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Bryan Pope
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Road Debris: A Danger that Some Texas Drivers Are Suing Over

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Fifty-four Texas drivers are part of a lawsuit filed against Durwood Greene, the company hired by the Texas Department of Transportation to perform roadwork on the Gulf Freeway.

One of the drivers, Heidi Hall, said the debris she encountered while traveling north on I-45 from Galveston to League City was something she’d never seen before—enough to crack a headlight and cause a chipped windshield. “There was so much debris on the road it started shooting at me, almost like pelting the car like bullets,” she said.

The lawsuit claims that Durwood Greene failed to protect drivers by providing warning signs to let drivers know about the risk and potential for dangerous driving conditions. In response, the Texas DOT said that motorists traveling on I-45 Gulf Freeway who complained about road debris were referred to the contractor on the project, Durwood Greene, although the agency did work with the contractor to minimize impacts on the traveling public, “as our goal is always to improve safety in work zones.”

According to AAA study released last fall, road debris caused more than 200,000 crashes and 500 deaths from 2011 through 2014 in the U.S. More than one-third of the deaths were the result of drivers swerving to avoid hitting debris, and in other instances, vehicles struck the debris and set off a chain-reaction of crashes.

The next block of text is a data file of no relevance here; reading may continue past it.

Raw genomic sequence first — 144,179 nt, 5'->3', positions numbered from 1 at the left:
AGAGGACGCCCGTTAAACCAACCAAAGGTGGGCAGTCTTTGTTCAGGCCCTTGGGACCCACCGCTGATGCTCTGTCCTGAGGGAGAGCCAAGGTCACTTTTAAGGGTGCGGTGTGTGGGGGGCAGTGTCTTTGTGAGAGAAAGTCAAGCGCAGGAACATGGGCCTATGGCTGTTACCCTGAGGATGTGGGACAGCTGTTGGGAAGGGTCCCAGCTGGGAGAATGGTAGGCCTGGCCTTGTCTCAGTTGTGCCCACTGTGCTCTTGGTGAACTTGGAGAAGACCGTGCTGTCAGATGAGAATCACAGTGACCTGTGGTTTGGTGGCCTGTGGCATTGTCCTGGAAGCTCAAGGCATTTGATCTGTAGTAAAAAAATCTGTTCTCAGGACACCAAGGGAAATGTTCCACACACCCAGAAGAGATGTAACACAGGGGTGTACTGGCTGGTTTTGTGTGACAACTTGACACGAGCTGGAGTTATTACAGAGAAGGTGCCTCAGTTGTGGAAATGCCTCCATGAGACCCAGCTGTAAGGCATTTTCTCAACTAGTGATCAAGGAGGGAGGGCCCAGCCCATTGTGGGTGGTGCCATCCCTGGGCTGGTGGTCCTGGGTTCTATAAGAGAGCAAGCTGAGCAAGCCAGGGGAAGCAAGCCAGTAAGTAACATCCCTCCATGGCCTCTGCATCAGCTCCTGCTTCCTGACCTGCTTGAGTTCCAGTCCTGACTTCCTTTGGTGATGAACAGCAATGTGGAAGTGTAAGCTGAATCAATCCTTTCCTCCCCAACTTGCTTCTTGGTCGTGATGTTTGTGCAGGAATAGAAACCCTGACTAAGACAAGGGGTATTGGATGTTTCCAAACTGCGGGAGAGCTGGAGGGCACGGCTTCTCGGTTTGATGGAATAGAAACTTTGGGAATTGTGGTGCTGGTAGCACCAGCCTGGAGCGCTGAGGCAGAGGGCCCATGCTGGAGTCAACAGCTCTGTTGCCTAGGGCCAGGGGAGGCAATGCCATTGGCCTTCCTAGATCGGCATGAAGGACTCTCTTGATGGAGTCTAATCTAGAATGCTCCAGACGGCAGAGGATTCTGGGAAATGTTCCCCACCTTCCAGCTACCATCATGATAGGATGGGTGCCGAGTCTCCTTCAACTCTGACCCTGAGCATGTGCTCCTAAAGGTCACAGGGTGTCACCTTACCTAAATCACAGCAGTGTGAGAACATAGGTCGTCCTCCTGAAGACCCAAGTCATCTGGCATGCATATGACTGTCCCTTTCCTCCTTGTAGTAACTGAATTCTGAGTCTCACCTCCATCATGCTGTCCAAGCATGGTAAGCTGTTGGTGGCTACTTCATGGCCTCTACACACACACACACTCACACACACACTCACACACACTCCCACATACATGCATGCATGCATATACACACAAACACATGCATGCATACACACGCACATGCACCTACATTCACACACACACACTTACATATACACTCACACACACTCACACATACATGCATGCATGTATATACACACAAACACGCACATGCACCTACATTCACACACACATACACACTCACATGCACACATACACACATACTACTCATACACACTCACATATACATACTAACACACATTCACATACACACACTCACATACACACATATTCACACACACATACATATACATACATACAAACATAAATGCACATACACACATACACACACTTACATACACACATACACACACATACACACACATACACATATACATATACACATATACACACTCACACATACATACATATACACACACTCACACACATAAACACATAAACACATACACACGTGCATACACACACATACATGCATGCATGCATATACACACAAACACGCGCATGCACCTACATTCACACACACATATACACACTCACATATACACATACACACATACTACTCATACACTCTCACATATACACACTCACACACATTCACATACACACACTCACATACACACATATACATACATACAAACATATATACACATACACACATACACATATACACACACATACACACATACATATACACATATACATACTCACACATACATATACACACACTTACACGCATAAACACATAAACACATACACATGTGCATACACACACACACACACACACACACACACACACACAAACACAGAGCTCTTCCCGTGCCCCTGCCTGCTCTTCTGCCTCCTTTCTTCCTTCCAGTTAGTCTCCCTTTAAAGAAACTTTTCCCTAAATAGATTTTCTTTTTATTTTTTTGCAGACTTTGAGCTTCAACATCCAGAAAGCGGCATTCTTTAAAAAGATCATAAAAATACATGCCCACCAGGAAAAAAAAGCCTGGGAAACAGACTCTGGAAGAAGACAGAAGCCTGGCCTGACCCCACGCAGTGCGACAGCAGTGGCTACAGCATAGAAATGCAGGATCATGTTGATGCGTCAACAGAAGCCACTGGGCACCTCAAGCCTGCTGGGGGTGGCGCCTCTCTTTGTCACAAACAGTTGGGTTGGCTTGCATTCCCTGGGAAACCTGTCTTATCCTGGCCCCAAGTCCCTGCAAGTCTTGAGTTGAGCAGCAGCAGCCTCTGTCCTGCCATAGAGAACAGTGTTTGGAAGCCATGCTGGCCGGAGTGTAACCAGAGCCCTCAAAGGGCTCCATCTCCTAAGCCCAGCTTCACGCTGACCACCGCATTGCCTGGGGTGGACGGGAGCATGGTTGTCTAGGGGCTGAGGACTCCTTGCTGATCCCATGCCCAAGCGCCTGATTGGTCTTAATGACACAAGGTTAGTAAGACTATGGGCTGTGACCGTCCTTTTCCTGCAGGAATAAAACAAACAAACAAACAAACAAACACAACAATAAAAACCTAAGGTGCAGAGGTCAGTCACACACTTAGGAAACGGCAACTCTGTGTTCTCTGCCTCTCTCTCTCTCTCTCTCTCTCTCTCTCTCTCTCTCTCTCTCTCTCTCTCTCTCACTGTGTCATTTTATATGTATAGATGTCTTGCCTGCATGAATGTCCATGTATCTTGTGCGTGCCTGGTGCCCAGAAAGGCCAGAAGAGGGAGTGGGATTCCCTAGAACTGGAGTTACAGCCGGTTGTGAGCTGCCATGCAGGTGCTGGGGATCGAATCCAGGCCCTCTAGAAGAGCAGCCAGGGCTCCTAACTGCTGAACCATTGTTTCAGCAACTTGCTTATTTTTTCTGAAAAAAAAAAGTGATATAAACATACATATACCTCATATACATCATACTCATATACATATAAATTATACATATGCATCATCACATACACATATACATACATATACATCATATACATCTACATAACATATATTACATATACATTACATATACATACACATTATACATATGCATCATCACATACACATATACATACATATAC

Debris is considered a bigger hazard on interstate highways, which accounted for about one-third of the crashes. Some of the crashes involved common debris such as the remnants of a blown tire or broken tree branches, while others involved uncommon items such as furniture, appliances, and tow trailers landing in the road due to unsecured loads. Currently, every state has laws that make it illegal for items to fall from a vehicle while on the road. In Texas, creating road debris is a misdemeanor subject to fines of $25 to $500.

If you encounter road debris while driving, above all, understand that you could cause even more of a hazard to yourself and other drivers by either over- or under-reacting to the situation. The best way to avoid this is to be aware of potential hazards while you still have time to enact an appropriate maneuver—this is why you should keep your eyes on the horizon while periodically “scanning” the road’s surface. The more you recognize hazards or the potential for one, the better prepared you’ll be for avoiding them safely.

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